man repairs front of wwii bomber
Flickr user England / Flickr

There's a lot of talk about supporting our military veterans as they come home and transition back to civilian life. The Michigan Veterans Affairs Agency is standing by to help vets in a variety of ways, from employment to benefits and resources to transition assistance.

MGoBlog on Flickr / Flickr

There hasn't been a whole lot for Wolverine fans to cheer about lately.

But, amidst all the buzz about Michigan State University and the Final Four, Michigan Radio sports commentator John U. Bacon says there's something for the Maize and Blue to be excited for.

"The spring game this year for the first time since 2000 is going to be an actual game," says Bacon.

www.wcccd.edu

Being a father is both rewarding and challenging.  

But, being a black father can have its own challenges. That's what Curtis Ivery believes. 

Ivery, chancellor of the Wayne County Community College District, discusses the father’s role in a book he co-authored with his son Marcus Ivery, called Black Fatherhood: Reclaiming Our Legacy.

The book discusses the disintegration of the African-American family and the alarm it generates.

We will pay for our lack of respect for teachers

Apr 2, 2015
Courtesy of TeachingWorks

The Next Idea

Teaching matters. We know that it can make the difference between a child learning to read by third grade, being confident in math, and developing the mindset necessary for success. Yet skillful teaching is not commonplace, and it’s hurting our society. Three reasons stand out:

Today on Stateside:

  • John Austin, president of the State Board of Education, joins us to discuss how teachers in Michigan should be evaluated.
  •  Michigan Radio’s Mark Brush and MI Curious question-asker Jeff Salisbury talk about the number of Michigan lawmakers with kids enrolled in traditional public schools.

FLICKR USER HELL_EMMAPEAL / FLICKR

Many years ago, I was having lunch at the old London Chop House in Detroit. I was there with a very erudite Frenchman from one of the great wine families.

The host asked the entire table to name the best wine we had ever had. After some awkward answers and evasions, our French guest simply raised a finger and announced “I have one.”

It seems that his parents, wanting him to have a truly international education, sent him off to Harvard Business School in the 1950s.

He arrived here shy, with English as his second language, and felt very out of place.

FLICKR USER MATT CAVANAGH / FLICKR

Few things are more addictive and entrancing than watching chain reactions and domino builds.

This summer in Wayne, the country’s most famous chain-reaction artists and domino builders will build one of the largest chain reactions in American history.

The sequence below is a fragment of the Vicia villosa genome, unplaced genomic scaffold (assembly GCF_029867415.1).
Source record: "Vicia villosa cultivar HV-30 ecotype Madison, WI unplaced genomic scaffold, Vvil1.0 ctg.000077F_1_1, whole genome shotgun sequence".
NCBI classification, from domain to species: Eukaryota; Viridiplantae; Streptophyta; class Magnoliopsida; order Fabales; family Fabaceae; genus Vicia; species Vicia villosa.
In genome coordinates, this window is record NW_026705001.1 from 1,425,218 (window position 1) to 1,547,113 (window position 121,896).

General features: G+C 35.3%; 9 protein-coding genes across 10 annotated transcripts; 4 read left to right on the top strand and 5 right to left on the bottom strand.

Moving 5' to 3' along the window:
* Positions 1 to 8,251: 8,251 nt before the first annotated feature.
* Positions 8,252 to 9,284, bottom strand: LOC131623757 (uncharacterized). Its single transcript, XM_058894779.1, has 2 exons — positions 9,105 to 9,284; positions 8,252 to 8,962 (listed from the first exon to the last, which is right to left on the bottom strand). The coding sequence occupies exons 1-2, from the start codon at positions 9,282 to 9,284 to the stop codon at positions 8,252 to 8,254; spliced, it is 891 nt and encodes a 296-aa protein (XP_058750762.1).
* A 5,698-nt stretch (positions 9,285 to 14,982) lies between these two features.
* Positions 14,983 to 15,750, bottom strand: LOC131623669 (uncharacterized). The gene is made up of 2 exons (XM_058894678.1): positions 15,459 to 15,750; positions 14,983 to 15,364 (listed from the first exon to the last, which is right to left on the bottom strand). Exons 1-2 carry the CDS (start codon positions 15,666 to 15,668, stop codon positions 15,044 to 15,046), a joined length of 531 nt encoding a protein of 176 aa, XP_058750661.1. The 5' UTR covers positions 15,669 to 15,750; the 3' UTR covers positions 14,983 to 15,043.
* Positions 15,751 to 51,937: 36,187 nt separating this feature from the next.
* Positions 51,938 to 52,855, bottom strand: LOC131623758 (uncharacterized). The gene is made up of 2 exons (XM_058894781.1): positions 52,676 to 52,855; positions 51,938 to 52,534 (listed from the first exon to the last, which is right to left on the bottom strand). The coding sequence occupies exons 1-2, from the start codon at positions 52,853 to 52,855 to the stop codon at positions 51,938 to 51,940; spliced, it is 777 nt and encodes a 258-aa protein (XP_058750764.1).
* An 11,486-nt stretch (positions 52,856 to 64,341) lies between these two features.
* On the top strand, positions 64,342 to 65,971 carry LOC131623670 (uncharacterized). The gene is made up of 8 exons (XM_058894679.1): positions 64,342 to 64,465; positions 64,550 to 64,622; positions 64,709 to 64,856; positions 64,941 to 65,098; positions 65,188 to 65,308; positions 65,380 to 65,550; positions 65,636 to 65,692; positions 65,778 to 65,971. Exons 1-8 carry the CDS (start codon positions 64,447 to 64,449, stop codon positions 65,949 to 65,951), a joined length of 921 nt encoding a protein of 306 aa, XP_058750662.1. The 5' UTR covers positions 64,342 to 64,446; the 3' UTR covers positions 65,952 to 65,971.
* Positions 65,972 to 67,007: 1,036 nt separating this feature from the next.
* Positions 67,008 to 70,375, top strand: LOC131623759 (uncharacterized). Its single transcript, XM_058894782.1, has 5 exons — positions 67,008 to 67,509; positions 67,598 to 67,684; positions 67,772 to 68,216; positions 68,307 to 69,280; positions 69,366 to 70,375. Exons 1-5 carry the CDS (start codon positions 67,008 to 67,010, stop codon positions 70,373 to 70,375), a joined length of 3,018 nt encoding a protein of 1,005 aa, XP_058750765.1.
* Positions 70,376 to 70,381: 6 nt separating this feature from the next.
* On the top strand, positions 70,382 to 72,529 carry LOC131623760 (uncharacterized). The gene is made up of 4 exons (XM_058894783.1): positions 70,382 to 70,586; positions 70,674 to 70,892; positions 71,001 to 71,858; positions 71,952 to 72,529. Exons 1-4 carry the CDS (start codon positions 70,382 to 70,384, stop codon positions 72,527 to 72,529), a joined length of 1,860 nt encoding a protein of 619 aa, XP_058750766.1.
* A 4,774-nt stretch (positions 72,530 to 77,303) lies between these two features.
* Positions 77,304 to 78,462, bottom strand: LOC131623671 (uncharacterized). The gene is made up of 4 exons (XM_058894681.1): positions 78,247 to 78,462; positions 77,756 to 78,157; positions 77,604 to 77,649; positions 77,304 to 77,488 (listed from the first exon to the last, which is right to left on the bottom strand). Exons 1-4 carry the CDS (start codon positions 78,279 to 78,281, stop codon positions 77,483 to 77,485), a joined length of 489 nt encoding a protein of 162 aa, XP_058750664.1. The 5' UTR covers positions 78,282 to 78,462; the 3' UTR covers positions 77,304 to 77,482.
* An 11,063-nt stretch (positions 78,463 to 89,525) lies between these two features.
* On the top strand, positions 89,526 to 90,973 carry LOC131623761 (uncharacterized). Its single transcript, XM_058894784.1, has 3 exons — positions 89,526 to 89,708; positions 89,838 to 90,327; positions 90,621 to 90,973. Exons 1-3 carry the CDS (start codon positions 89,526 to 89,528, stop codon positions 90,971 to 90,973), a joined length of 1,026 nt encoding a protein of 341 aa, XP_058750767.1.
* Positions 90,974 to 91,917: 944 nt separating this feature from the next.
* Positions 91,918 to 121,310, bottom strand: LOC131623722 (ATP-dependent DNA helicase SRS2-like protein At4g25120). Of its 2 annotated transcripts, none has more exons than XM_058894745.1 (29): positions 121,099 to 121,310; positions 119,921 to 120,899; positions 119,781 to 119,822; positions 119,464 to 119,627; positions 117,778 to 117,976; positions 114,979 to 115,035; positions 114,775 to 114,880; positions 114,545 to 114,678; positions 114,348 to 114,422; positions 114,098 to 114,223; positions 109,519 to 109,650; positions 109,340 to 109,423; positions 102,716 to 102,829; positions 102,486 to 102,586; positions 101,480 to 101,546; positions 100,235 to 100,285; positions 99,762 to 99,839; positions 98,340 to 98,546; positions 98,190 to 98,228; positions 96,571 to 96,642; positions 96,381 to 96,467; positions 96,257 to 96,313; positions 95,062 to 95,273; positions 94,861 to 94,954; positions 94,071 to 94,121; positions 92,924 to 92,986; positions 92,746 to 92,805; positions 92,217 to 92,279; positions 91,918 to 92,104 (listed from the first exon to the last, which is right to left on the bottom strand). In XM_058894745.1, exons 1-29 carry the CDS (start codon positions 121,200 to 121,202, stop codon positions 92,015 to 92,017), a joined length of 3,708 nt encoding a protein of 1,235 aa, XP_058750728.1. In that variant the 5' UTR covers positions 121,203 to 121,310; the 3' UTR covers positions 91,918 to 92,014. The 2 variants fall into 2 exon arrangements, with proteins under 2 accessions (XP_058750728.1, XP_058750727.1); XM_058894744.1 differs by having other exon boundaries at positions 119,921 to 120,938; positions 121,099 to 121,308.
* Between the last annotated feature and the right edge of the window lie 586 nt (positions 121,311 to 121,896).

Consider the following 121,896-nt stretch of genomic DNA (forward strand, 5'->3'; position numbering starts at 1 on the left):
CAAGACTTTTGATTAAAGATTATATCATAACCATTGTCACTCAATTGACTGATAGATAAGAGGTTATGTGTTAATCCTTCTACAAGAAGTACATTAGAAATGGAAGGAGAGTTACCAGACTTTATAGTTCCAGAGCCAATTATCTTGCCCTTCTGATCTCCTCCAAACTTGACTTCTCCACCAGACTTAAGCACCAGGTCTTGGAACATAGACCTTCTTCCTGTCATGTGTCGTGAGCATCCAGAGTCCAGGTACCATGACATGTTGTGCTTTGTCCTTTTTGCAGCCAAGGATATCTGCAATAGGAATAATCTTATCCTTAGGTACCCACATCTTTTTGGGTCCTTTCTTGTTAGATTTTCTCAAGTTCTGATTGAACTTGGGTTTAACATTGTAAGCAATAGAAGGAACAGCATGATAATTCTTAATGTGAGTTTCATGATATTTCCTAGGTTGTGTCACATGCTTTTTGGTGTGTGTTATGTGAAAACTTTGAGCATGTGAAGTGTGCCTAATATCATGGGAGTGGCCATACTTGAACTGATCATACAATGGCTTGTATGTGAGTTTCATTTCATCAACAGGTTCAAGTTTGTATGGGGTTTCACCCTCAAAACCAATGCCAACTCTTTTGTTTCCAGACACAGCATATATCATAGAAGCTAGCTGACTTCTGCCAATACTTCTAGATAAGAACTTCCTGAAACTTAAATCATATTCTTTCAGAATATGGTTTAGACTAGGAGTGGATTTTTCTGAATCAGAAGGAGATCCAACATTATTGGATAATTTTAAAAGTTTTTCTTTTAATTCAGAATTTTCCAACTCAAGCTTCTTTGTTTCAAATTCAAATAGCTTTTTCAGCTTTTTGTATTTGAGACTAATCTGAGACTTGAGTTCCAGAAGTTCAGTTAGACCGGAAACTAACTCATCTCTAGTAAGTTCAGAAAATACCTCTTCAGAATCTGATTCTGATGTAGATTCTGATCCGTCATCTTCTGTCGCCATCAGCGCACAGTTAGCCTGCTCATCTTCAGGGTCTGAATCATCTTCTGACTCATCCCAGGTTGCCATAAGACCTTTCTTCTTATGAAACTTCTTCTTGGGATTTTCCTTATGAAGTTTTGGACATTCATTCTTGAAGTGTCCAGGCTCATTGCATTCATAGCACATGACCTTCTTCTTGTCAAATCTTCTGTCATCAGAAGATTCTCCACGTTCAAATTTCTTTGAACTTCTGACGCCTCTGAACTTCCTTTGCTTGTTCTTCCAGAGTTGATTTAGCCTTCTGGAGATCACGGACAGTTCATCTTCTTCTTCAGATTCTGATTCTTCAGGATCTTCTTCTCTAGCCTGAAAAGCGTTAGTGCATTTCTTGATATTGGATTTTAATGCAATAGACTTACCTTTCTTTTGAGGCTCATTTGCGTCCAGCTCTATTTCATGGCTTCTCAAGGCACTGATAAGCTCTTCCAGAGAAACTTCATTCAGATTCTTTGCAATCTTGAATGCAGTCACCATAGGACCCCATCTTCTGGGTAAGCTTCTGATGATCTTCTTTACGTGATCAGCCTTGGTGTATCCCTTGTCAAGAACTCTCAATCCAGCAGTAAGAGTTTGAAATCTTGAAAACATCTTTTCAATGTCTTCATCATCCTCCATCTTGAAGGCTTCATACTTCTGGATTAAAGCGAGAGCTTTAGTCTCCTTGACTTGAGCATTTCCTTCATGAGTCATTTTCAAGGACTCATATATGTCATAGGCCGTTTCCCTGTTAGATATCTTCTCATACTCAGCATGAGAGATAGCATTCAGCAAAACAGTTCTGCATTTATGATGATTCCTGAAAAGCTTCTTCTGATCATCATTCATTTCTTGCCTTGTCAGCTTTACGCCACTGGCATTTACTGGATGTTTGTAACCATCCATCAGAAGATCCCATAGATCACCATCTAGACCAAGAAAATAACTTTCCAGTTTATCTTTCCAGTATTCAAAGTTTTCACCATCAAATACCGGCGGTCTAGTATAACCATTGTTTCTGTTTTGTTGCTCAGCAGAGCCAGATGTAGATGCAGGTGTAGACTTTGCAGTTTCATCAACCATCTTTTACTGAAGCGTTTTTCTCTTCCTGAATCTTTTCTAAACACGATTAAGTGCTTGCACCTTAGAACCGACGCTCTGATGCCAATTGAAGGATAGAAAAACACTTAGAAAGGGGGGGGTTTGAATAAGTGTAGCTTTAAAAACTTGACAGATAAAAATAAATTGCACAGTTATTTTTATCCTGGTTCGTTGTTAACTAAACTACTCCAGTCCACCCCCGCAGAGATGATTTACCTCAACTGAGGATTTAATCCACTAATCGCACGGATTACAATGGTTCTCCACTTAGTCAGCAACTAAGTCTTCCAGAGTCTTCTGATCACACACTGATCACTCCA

One of the nation’s premier domino and chain reaction artists is Lily Hevesh, or “Hevesh5,” as she’s known to fans. Another is Steve Price, or “Sprice,” as he’s known.

FLICKR USER SENATOR STABENOW / FLICKR

Michigan Sen. Debbie Stabenow is announcing legislation aimed to support those with Alzheimer’s disease. It’s known as the “HOPE for Alzheimer’s Act.”

“This is a very important piece of what needs to be done, because it focuses on encouraging doctors to diagnose early and to do caregiver planning,” Stabenow said.

FLICKR USER DREAD PIRATE JEFF / FLICKR

As part of our “Learning to Teach” series this week, we’ve been talking about teacher effectiveness.

Paramount to that effectiveness are teacher evaluations.

“There’s nothing more powerful to move the needle in student learning gains than great teaching,” said John Austin, president of the State Board of Education.

Austin says evaluations must be improved on all levels of a teacher’s career. That includes supporting new teachers in their learning, professional development, and creating rewarding teacher career paths, so that teachers advancing in their careers don’t solely end up  in administration and out of the classrooms.

Erna Roberts has had a full life. As a survivor of the WWII Nazi takeover of her homeland, Latvia, as well as two separate Russian occupations, still living on her own at the age of 97 is the least of her feats.

The chambers inside Michigan's Capitol.
user CedarBendDrive, ae1106, and Lester Graham / Flickr/Michigan Radio

Jeff Salisbury asked us this question as part of our M I Curious news experiment. It's where you ask a question, questions are put to a vote, and we investigate the question with the most votes. 

(courtesy of KQED)

In our informal survey, 61% of teachers indicated that better pay is the best way to retain teachers. As part of our "Learning to Teach" week at Michigan Radio, Joshua Cowen, an associate professor at the Education Policy Center at Michigan State University, discusses teacher pay in the state.

Today on Stateside:

flickr/David Allen

Frogs really sing in earnest after dark.

They drink and breathe through their skin without a filter and are very sensitive to environmental changes. Scientists can determine the health of an area by measuring how much the frog and toad population is increasing or decreasing – sort of like a canary in a coal mine. How does Michigan’s Department of Natural Resources count the number of frogs and toads across the state?

Classroom
flickr user Ben W

The Coalition for the Future of Detroit Schoolchildren released its recommendations for fixing the fractured system of educating Detroit's kids.

The 36-member panel of community leaders spent three months studying the many problems in Detroit's schools.